Artist Trading Card Sessions
On the last Saturday of every month, you could be
taking part in Artist Trading Card (ATC) Sessions.
The New Gallery in Calgary has become Alberta's central
point for the ATC phenomenon. Originating in Zurich, Switzerland, ATCs
were started and promoted by artists M. Varci Stirnemann and Cat Schick.
They consist of baseball/hockey-sized cards that have been manipulated
into miniature works of art.
Visual styles for ATCs run the gamut and range from
collages to paintings to rubber-stamped images. A humorous streak in
content can often be found. Perhaps it is this affable underbelly that
first attracted artist and educator Don Mabie, also known as Calgary's
beloved Chuck Stake, to ATC activities in Europe. After meeting with ATC
creators, he decided to import the idea back to his hometown in 1997.
That same year, The New Gallery, held its first trading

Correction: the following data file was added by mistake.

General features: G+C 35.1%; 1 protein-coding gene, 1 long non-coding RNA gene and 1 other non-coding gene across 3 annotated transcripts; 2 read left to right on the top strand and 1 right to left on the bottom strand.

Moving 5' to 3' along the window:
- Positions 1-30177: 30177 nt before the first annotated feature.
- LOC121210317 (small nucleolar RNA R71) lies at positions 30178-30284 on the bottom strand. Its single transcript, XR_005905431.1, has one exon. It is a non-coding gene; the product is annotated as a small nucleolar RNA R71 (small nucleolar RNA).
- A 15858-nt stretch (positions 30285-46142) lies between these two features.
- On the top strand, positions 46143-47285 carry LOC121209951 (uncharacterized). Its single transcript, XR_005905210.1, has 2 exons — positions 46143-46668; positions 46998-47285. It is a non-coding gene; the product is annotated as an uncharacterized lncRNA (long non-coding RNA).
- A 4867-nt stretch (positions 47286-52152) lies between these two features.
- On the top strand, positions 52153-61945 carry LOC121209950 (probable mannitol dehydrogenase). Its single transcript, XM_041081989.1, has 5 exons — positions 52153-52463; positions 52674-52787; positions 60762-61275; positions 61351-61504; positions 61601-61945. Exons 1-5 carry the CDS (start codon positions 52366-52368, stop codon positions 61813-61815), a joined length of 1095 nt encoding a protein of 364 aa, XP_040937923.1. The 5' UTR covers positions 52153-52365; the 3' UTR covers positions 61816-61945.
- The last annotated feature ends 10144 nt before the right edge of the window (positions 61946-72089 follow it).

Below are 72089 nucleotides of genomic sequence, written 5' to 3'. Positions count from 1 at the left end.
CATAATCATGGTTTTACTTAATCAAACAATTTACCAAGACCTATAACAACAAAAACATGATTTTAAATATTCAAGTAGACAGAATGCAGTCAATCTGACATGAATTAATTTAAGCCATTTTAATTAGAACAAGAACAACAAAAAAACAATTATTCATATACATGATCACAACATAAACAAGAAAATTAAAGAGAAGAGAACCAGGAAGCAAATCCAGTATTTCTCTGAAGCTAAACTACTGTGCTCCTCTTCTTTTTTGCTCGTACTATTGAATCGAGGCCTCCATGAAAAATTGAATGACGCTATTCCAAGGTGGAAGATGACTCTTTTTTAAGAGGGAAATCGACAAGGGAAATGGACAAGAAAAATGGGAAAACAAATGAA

session, and ever since, they have been taking place every month. On
September 28, 2002, a fifth year anniversary session was held.
Attendance for the monthly meetings averages about
70 to 75 people raging from six to 60 years old. Newcomers are always
welcome, and are introduced to ATC culture by the core group of 30 to 35
Formal art training is not necessary for ATC
participation. Card creators come from a range of backgrounds; some of
them are professional artists or art educators, while others are simply
curious and fascinated individuals with little to no experience in the art
world. The binding tie for them is the little art pieces they create.
Monthly sessions provide an incentive for the regular production of cards.
They also provide the thrust for exhibition and trading. Inherent in the
tradition of ATC culture is free swapping versus the selling of artwork.
If a card is coveted, it can be exchanged for a piece that another
participant is willing to trade.
With openness and a refreshing variety of participants,
the ATC sessions that people partake in every month will continue to be an
artistic and social occasion open to all.